Sunday, December 18, 2011

NSSF power project on course


THE 150MW National Social Security Fund (NSSF) power project is likely to get a boost of $100m (160bn/-) in the ongoing bidding process.

In an interview on Sunday , the NSSF Procurement Manager, Ms Amina Abdallah, confirmed that the bids have reached advanced stages and that they would be announced before the year ends.

"I cannot give details since we are in the last stages but this should come before the year ends," she said. Four companies have submitted bids for the tender including BGR Energy (Siemens Machines) $183,520,000, Megawatt (Rolls Royce machine): $155, 273,820); Megawatt (GE machine): $177,901,620; and Isolux Corsan: $143,987,200. 

In an interview, Megawatt Power's Chief Executive Officer Mr Joseph Adir said: "My company has $100m of finance readily available for the project. We have been working in the country for the last 12 months to bring them in," he said.

According to Mr Adir, the Rolls Royce technology, is designed to save the country more than $30m every year in fuel costs. In another bid, Megawatt Power has proposed state-of-the-art, six GE TM2500+ mobile power plants -- each of the plants is capable of producing ISO 26.5MW of power utilizing gas, diesel or jet fuels.

"These mobile power plants can be flown into the country within 48 hours", he said.
Mr Adir reiterated Megawatt Power's commitment to community development in Tanzania via its 'Turn On The Light' initiative, which provides rural communities with high-tech SolarWind hybrid micro generator solutions that help produce free electricity.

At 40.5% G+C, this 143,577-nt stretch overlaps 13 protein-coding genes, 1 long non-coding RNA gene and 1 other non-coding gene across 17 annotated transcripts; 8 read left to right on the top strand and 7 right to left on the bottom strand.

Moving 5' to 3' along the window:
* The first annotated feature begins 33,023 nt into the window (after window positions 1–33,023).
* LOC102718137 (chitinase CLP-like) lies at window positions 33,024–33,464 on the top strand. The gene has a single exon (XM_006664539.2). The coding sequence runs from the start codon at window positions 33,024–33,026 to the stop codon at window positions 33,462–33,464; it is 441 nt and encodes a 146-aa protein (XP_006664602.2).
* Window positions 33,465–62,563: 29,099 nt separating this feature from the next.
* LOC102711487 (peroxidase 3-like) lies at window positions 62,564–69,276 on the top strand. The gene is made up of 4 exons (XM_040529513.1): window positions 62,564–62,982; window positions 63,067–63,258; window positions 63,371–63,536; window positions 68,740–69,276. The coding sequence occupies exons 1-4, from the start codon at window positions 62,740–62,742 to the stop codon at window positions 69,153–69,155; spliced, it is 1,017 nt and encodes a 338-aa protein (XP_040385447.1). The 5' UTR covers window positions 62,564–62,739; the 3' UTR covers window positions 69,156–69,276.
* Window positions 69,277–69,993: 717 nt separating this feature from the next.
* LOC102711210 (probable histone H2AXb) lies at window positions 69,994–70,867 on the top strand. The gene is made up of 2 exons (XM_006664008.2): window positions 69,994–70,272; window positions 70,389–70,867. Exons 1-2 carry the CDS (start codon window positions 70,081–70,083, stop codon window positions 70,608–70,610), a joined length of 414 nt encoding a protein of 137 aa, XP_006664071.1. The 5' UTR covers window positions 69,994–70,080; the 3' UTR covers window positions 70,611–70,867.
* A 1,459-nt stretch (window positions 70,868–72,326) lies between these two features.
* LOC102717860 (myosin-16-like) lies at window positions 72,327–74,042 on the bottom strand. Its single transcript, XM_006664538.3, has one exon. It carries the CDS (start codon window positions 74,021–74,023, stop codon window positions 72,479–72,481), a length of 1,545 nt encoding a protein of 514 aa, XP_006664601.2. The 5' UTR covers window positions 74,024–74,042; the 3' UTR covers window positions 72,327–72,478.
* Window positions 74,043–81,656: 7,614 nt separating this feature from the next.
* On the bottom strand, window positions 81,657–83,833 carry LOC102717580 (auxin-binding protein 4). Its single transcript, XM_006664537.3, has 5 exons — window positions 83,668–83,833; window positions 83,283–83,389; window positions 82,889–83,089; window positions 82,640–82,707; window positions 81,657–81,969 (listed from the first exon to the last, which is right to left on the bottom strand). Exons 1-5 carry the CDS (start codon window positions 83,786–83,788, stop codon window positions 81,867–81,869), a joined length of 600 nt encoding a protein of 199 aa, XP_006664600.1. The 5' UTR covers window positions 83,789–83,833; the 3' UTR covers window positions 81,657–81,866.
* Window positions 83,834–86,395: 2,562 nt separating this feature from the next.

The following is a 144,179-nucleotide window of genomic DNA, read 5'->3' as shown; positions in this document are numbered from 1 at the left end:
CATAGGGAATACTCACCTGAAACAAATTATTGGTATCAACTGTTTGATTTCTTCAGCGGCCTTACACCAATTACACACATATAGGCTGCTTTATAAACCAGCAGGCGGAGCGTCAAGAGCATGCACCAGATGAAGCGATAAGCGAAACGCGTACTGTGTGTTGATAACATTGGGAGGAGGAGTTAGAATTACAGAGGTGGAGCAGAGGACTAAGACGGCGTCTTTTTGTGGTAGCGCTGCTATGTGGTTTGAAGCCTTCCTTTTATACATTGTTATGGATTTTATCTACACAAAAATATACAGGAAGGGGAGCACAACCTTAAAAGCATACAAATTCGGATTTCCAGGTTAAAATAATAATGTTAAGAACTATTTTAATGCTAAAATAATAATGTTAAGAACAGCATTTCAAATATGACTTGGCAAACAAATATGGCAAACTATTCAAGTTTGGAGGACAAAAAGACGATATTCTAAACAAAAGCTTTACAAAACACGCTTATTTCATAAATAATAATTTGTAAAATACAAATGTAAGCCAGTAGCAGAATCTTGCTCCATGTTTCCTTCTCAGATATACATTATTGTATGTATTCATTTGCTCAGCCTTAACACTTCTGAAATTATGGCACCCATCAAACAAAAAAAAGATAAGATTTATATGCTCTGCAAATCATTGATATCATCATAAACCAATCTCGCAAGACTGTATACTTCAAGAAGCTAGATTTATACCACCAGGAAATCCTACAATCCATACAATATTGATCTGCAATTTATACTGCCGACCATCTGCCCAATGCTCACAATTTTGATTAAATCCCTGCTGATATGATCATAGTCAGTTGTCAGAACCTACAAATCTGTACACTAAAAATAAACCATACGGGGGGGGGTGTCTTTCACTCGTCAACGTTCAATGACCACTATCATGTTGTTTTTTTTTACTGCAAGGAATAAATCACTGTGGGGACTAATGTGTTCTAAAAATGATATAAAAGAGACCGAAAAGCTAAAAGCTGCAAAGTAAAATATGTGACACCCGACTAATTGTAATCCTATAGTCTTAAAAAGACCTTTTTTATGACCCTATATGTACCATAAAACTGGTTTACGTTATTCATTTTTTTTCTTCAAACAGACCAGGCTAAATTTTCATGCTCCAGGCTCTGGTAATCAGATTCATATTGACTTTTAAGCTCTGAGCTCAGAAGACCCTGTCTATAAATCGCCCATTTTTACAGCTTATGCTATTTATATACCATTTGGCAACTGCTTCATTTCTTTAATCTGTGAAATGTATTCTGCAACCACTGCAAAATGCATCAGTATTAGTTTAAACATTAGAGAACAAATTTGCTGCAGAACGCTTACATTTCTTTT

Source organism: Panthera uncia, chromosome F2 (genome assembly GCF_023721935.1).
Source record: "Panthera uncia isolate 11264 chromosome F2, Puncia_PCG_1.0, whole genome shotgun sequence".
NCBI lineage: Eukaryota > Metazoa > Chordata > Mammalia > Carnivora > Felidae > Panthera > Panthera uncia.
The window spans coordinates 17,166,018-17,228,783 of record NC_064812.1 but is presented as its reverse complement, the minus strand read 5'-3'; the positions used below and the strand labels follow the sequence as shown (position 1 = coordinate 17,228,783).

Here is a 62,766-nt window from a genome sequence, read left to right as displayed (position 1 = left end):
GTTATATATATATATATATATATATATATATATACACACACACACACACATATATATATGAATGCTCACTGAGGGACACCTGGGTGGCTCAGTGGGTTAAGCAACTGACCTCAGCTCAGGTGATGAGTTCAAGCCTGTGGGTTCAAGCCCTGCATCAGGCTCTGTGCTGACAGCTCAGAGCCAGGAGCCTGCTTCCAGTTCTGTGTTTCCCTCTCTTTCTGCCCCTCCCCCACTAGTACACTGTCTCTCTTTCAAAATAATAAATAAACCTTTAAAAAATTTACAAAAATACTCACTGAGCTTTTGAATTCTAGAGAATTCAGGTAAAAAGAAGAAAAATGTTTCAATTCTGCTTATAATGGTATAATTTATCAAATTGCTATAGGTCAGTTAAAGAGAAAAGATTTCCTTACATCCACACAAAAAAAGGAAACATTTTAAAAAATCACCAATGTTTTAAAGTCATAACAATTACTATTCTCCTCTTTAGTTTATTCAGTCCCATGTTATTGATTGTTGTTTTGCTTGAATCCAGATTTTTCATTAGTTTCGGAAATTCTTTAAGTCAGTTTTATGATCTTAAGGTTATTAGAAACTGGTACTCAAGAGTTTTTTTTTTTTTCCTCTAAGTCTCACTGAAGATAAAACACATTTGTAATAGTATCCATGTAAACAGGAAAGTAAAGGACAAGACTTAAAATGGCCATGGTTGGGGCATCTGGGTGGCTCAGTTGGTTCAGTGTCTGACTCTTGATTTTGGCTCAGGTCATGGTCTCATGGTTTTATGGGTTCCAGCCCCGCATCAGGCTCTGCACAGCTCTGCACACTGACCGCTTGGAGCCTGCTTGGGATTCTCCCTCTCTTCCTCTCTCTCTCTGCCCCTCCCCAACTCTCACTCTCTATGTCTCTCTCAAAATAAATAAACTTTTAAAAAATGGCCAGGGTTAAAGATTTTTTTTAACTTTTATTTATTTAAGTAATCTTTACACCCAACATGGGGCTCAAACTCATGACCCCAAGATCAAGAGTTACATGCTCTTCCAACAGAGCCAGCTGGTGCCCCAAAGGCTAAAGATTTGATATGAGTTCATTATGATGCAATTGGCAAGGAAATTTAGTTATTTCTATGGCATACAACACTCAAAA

The power project was recently broadened from an emergency plan to a long-term undertaking, in a shift which the NSSF director for Planning, Investment and Projects, Mr Yacoub Kidula, recently said had been occasioned by the fact that the emergency aspect has ceased to be as pressing as it was when they drew the original plan.

He said the procured turbines would be installed in Mkuranga, Coast Region, and be connected to the national power grid managed by the Tanzania Electric Supply Company (Tanesco).

Initially, the plan was to install the turbines at the Ubungo facility on the outskirts of Dar es Salaam city, but it was shelved due to inadequate space. Tanesco Public Relations Manager, Ms Badra Masoud, confirmed that the two entities had agreed on the new location for the turbines.

NSSF was on the list of institutions tasked to produce power on an emergency basis.
In August this year, the government unveiled its plans to raise 1.24 trn/- for emergency power generation to save the country from lengthy power rationing schedules.

The plan, made public in Parliament by Energy and Minerals Minister William Ngeleja, included importation of 205MW by Symbion Power and 100MW by Aggreko International. The two firms are privately owned with the former having bought off the controversial Dowans company.

According to the minister, NSSF was supposed to import generators with a capacity of 150MW at a cost of $162 million (over Sh243 billion). The generators were initially scheduled to land in the country by last month.

No comments:

Post a Comment